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On This Day in 1915, The SS Eastland Capsized on the Chicago River

Meredith Francis
A black and white image of the SS Eastland capsized in the Chicago River
People stand atop the capsized Eastland steamer in the Chicago River on July 24, 1915. Image: Chicago History Museum, ICHi-040126; Jun Fujita, photographer

July 24 marks the anniversary of the Eastland Disaster, which killed 844 people when the steamship sank on the Chicago River between the Clark and LaSalle Street bridges in 1915.

It was supposed to be a day of fun, with employees from Western Electric set to sail across Lake Michigan for the annual company picnic in Michigan City, Indiana. More than 2,500 crew members and passengers, many of whom were European immigrant workers, were due to board the SS Eastland, a passenger steamship, for the trip. At around 7:30 in the morning, with many people already on board, the ship began to slowly tilt back and forth. Eventually, it tipped to a degree that the ship rolled over—slowly—onto its port side. Some people were trapped inside the ship and drowned, others suffocated in the crowd, and some were crushed by heavy furniture or other objects in the ship. A large crowd of onlookers witnessed the entire disaster, as the ship never left the dock.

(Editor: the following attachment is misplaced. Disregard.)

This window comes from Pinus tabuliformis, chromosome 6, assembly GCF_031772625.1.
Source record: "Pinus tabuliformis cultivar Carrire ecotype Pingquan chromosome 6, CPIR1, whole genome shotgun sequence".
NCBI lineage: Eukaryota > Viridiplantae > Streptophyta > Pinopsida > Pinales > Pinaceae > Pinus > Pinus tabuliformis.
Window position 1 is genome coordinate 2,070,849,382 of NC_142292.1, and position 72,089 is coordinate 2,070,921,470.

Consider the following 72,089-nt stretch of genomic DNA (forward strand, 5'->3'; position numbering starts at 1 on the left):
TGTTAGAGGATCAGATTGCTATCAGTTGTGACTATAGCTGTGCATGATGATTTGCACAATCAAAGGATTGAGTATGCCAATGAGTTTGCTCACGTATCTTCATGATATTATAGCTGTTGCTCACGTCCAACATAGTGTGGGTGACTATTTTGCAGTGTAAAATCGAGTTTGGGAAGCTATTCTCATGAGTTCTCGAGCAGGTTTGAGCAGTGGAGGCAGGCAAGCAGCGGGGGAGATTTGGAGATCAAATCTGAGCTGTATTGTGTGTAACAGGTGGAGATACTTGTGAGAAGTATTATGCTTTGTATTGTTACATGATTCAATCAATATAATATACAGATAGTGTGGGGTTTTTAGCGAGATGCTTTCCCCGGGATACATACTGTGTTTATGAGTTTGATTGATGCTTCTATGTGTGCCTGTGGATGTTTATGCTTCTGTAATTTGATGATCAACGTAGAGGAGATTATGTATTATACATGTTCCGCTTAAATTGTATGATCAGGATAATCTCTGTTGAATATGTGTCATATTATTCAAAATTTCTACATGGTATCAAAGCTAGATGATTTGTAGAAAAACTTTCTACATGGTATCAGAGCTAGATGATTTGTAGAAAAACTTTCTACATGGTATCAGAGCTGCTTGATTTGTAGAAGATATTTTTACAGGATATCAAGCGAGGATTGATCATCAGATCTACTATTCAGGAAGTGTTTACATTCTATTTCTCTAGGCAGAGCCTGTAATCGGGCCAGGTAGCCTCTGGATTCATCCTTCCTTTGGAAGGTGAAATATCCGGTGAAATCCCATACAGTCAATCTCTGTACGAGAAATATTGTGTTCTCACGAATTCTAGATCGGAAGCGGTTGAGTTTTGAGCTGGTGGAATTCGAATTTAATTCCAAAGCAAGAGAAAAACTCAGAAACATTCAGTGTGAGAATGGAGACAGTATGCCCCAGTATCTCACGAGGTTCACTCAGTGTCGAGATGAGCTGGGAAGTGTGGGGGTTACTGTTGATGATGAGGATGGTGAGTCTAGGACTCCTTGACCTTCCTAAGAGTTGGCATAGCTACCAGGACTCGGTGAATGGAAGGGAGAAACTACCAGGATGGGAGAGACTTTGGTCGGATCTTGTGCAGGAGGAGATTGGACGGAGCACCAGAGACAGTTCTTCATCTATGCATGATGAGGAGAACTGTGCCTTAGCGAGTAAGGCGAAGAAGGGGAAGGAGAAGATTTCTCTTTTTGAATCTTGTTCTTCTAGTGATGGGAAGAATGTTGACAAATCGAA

The ship had a reputation for being unstable. It had nearly capsized 11 years before on Lake Michigan. Following the Titanic disaster three years earlier, changes in maritime law required ships to carry more lifeboats, which, though intended to make the ship safer, actually made it even more top-heavy. The ship had also been recently cleared to increase its passenger capacity, so there were perhaps too many people on board.

In the image above from the Chicago History Museum, people stand on the side of the capsized ship. Makeshift morgues around the city were set up so people could identify their loved ones.